Chitrangada Singh talks about the fine art of balancing work, life, and motherhood

The actor talks about understated elegance and collaborating with home-grown clothing brand trueBrowns for their festive collection, Maati.

Harper's Bazaar India

How does one carry themselves with such poise, grace, confidence is what one asks when they see or think of Chitrangada Singh. Known for her elegant fashion choices, the actor, who never fails to set a style statement sure knows how to live life on her own terms. 

In an exclusive interview with Bazaar India, she opens up on how her definition of beauty has changed over time, the secret to maintaining a perfect work-life balance, how to battle one's insecurities and more. 

Nandini Bhalla: How has your personal style evolved over the years? 

Chitrangada Singh: When I was younger, I was still figuring out what does and doesn’t work for my body. And, over time, I realised that I am a minimalist dresser—in fact, I follow the ‘less is more’ approach even when it comes to make-up. I gravitate towards understated elegance.

NB: What do you like about trueBrowns?

CS: The modern Indian woman does not want to look like she’s influenced by the Western style of dressing. I like how the brand caters to that very school of thought—they do not tweak traditional Indian silhouettes to make them seem Western. The cut, prints, and hues represent our culture and are perfect for the modern woman. What I like about trueBrowns is that their clothes are simple, feminine, and elegant—qualities I associate with my personal style as well. Their styles are also versatile, and work for various occasions. I am thrilled to collaborate with the brand.

NB: Has your definition of beauty changed over the years? 

CS: Growing up, I did not consider myself beautiful. But I feel fortunate to be surrounded by people who have always made me feel beautiful. Personally, I didn’t have an opinion on beauty standards, but, 20 years ago, when I began modelling in Delhi, being fair was synonymous to being beautiful. However, each person is unique, and it all depends on how one sees oneself. Also, age has nothing to do with could feel beautiful whether you are 20- or 40-years-old.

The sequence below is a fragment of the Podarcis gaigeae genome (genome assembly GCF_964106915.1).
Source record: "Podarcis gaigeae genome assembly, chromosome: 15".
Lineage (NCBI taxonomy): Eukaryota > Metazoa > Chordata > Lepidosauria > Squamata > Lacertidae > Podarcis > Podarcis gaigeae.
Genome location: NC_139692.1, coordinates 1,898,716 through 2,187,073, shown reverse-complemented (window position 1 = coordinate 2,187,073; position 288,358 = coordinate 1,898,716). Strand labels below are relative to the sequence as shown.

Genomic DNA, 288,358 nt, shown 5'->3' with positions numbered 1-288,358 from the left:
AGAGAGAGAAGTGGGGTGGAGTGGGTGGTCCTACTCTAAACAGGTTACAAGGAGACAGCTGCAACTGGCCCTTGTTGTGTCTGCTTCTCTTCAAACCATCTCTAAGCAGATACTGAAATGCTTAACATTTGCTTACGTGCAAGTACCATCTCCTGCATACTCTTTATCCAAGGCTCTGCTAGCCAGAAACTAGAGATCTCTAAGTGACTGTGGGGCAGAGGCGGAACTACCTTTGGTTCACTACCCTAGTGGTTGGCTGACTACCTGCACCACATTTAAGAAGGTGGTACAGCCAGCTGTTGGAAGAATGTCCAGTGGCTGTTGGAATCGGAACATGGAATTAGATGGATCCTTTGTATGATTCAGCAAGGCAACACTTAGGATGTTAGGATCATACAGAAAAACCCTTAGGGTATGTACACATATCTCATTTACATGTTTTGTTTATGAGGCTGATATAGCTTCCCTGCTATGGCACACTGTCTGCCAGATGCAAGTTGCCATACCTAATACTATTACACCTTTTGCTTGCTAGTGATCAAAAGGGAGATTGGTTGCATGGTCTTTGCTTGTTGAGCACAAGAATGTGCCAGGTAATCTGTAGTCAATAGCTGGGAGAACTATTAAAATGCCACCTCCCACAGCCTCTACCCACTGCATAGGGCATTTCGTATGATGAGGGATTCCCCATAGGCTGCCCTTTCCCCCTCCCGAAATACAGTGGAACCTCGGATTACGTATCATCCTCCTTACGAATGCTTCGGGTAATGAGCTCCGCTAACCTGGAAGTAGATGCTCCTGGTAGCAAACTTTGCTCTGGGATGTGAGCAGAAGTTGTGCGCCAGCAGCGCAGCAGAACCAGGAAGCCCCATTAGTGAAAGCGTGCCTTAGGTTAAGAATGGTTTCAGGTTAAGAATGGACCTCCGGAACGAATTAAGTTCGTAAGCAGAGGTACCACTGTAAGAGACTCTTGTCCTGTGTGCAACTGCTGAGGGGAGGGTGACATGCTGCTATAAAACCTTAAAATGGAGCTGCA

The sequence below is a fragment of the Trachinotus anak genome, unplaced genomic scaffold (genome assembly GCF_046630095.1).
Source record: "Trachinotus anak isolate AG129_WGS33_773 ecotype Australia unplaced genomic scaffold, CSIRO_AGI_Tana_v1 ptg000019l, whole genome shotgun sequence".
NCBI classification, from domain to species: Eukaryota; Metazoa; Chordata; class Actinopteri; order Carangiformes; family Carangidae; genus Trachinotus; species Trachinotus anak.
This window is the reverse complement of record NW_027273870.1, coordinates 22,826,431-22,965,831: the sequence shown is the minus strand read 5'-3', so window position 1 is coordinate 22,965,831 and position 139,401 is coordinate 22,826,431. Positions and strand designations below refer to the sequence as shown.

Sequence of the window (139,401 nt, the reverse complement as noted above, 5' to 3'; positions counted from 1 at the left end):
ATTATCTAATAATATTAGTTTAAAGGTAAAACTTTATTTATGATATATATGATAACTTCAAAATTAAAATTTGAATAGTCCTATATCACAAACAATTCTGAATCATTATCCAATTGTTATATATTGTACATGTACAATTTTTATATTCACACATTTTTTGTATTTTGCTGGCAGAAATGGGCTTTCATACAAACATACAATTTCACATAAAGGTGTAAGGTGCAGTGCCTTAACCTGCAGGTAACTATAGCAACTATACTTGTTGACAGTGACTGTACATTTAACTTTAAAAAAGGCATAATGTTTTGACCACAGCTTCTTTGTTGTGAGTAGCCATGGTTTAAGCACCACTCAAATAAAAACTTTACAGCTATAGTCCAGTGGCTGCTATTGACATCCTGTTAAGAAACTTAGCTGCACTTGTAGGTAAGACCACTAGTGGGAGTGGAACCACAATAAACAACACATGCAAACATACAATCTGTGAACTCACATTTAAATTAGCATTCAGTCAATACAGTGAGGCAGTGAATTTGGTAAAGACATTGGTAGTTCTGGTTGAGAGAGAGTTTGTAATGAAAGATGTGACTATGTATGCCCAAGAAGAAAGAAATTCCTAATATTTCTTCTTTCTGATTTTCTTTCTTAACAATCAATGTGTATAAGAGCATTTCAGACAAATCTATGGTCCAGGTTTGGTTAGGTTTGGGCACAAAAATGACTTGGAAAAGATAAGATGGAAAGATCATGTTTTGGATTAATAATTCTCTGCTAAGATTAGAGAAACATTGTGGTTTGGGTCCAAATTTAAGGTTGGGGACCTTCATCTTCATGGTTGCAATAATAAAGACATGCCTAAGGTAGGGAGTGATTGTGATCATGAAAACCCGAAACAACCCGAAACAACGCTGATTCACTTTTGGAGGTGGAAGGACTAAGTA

NB: What would you like to tell girls who are battling insecurities? 

CS: Nothing will make you more interesting, or make you feel prettier, than the experiences in your life. The stories you share make you unique. I never want to offer beauty advice, because it is subjective for every person. But, when you are truly living life, you won’t be focused on meeting the standards of beauty. 

NB: Who are your favourite icons? 

CS: Princess Diana is my absolute favourite, and I have always admired Rekha ji. Honestly, it is not about the clothes they has more to do with their personality. They wore everything with such confidence that it made a statement.

NB: What do you think is the secret to a great work-life balance? 

CS: There are both good and bad days, and one needs to be prepared for the same, because life is not always perfect. As women, we need to stop feeling guilty about taking time off. Also, don’t shy away from wanting more. If you think you deserve it, you should go after it. Period. And learn to set boundaries. Once you do, your loved ones will come to respect them and also acknowledge the struggles you’ve had to go through in order to maintain the balance. And again, do not feel is one of the worst emotions we put ourselves through.

NB: How has motherhood changed you as a person? 

CS: I have become happier. One of the best things I have done for myself, selfishly, was to have a child. It almost feels like I was rewarded with a bonus. My son gives me so much joy. Bringing a child up is hard—it takes time, effort, and patience. It has changed my perspective towards so many things. I look at my career and money differently. I have learnt to appreciate the finer things in life. I feel grateful and at peace, and having a child has made me more compassionate.